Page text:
Public Policy

October 29, 2020

Covid-19 Impact Brief: Thursday, October 29

Contact

Each week, our Public Policy team will be reporting on the latest weekly news in the evolving situation. 

The Scottish First Minister, Nicola Sturgeon has laid out plans for a new 5 tiered system of Covid-19 restrictions for Scotland

  • The five levels, which are due to come into effect on 2 November are as follows:
    • Level 0 -Baseline – near normal, indoor mixing allowed, maximum of 8 people from three households indoors and 15 people from five households can meet outdoors.
    • Level 1 – Medium – six people from two households can meet indoors and outdoors.
    • Level 2 – High – no indoor meeting with other households, six people from two households can meet outdoors and in hospitality settings. Pubs, bars and restaurants permitted to sell alcohol indoors only with a main meal – and only until 8om.
    • Level 3 -Very High – Alcohol sales not permitted indoors or outdoors. Cafes, pubs and restaurants are allowed to open until 6pm to serve food and non-alcoholic drinks.
    • Level 4 – Closer to full lockdown of the type seen earlier this year, with non-essential shops, hospitality and gyms all being forced to close. However schools will remain open and some outdoor meetings will still be allowed.
  • Sturgeon also specified which tier will be applied to each of Scotland’s council areas they are as follow:
    • Level 0 – no areas have been placed in the lowest category
    • Level 1 – Highland, Moray, Western Isles, Orkney and Shetland
    • Level 2 – Aberdeenshire, Aberdeen, Angus, Fife, the Borders, Dumfries and Galloway, Argyll & Bute, Perth and Kinross
    • Level 3 – Inverclyde, East and West Dunbartonshire; Renfrewshire and East Renfrewshire, the City of Glasgow; South Ayrshire, East Ayrshire and North Ayrshire; Stirling, Falkirk and Clackmannanshire; the City of Edinburgh, Midlothian, West Lothian and East Lothian; North and South Lanarkshire
    • Level 4 – no areas have been placed in the top tier
  • The Scottish Government has also set out details of grants available to business forced to close. From 2 November, these businesseswill be eligible for grants every four weeks as long as the restrictions last. Based on rateable values, awards will be either £2,000 or £3,000.

 

Both France and Germany have announced plans for a second national lockdown  

  • France and Germany have followed the Czech Republic and the Republic of Ireland to become the third and fourth EU nations to announce a second national lockdown with Belgium likely to announce similar measure this weekend.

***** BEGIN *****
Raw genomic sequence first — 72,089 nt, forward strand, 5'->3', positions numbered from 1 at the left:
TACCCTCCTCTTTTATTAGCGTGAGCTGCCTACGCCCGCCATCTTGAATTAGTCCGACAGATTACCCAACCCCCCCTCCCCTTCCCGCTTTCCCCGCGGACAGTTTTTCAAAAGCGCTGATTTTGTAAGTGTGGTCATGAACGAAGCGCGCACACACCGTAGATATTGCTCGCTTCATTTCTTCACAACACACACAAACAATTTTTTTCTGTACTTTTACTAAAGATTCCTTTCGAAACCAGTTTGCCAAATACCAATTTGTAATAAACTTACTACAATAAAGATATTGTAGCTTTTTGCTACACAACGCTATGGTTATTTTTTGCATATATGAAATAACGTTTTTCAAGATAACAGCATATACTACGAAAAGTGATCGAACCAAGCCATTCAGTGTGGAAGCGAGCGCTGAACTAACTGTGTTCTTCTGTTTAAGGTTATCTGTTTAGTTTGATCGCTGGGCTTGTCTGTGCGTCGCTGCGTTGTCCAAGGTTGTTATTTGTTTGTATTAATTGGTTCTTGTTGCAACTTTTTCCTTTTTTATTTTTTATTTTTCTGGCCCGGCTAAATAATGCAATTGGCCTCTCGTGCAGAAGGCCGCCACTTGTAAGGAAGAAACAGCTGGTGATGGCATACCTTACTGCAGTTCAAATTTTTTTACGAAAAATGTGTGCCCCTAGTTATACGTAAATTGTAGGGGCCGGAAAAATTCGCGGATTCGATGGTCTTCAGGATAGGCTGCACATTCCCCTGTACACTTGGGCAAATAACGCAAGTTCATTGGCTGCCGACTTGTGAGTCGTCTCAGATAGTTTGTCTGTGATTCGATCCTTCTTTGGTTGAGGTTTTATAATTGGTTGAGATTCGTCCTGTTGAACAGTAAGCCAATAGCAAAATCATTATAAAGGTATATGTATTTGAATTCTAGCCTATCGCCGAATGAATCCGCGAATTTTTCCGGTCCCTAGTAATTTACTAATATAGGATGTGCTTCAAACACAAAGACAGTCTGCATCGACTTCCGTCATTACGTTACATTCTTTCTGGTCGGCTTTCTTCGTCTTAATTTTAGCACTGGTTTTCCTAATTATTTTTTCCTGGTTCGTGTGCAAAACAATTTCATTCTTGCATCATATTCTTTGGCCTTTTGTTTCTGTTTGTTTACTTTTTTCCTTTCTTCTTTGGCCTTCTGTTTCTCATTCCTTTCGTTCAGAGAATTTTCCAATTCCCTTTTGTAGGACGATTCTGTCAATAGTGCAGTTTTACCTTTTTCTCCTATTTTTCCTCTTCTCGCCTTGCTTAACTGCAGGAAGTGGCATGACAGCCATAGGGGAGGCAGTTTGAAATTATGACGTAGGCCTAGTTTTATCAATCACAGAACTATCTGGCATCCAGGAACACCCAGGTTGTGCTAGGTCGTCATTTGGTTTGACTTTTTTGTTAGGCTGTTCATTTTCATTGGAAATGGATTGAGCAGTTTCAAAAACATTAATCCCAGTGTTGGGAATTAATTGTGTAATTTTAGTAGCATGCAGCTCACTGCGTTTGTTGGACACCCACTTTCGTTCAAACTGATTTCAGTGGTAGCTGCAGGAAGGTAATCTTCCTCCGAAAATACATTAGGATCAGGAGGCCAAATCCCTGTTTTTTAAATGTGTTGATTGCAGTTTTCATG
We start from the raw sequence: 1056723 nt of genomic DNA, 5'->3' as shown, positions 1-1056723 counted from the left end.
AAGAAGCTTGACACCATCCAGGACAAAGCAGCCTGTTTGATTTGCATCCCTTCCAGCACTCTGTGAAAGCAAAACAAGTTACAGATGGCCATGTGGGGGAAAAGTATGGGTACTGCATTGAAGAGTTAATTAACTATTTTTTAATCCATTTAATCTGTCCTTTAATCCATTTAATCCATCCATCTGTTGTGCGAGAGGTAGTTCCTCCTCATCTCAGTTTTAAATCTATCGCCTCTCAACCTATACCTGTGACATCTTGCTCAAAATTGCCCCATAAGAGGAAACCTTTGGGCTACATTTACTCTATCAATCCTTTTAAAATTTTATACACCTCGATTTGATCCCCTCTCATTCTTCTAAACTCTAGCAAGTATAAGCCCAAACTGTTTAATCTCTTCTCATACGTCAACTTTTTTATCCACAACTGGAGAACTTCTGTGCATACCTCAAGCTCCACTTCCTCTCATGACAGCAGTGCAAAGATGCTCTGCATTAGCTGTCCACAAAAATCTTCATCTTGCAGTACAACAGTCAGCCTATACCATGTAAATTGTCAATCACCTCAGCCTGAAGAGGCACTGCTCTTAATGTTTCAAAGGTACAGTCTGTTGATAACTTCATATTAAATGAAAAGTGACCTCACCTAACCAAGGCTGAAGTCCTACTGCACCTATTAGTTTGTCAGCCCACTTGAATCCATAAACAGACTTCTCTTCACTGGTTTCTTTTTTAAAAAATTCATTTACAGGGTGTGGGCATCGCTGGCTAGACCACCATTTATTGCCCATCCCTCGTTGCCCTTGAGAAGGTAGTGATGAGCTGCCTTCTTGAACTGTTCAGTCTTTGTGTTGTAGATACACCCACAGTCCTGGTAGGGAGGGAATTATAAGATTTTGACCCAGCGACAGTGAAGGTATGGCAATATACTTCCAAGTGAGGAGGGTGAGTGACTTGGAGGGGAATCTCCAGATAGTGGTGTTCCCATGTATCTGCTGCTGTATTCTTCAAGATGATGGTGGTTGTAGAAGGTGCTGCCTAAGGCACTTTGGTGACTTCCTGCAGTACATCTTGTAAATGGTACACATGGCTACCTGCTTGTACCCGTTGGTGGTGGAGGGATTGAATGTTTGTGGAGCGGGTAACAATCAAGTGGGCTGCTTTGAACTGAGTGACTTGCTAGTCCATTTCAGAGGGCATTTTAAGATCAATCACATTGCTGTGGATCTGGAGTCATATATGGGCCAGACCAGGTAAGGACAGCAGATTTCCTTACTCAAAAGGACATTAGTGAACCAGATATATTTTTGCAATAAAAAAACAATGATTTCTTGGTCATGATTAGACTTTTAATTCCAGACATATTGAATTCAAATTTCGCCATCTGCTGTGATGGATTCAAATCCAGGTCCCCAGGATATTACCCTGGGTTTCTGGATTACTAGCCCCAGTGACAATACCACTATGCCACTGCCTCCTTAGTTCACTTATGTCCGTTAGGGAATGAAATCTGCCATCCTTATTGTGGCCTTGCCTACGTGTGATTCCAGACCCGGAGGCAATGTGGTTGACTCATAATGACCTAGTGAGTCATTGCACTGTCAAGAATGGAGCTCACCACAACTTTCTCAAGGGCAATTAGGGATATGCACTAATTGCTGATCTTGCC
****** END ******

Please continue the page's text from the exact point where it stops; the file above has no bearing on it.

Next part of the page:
• From 30 October, all non-essential businesses in France will close and people will only be allowed to leave home for essential work or medical reasons.
    • However primary and secondary schools will remain open and visits will be allowed to retirement homes.
    • Public services and factories will also remain open as well as markets, parks and gardens. Home working will be encouraged wherever possible.
    • The new measures will be reviewed in a fortnight but it will not be eased until new infections fall back to about 5,000 a day from the present level of more than 40,000.
    • The French version of the furlough scheme has been extended.
    • Meanwhile Germany will impose a more limited national lockdown from 2 November until 30 November.
    • Bars, gyms, theatres, beauty salons, swimming pools, massage parlours, tattoo studios and concert halls will be forced to close, and private gatherings restricted to a maximum of ten people or two households.
    • Restaurants will be ordered to shut except to offer takeaway and delivery services, hotels will be banned from offering rooms to tourists.
    • Schools and day-care centres can stay open. Shops will be allowed to admit one customer for every 10 sq.m of floor space. Companies will be urged to let employees work from home.
    • In terms of economic help, smaller companies and the self-employed badly hit by the lockdown will be reimbursed with up to 75% of their November 2019 takings.

Other news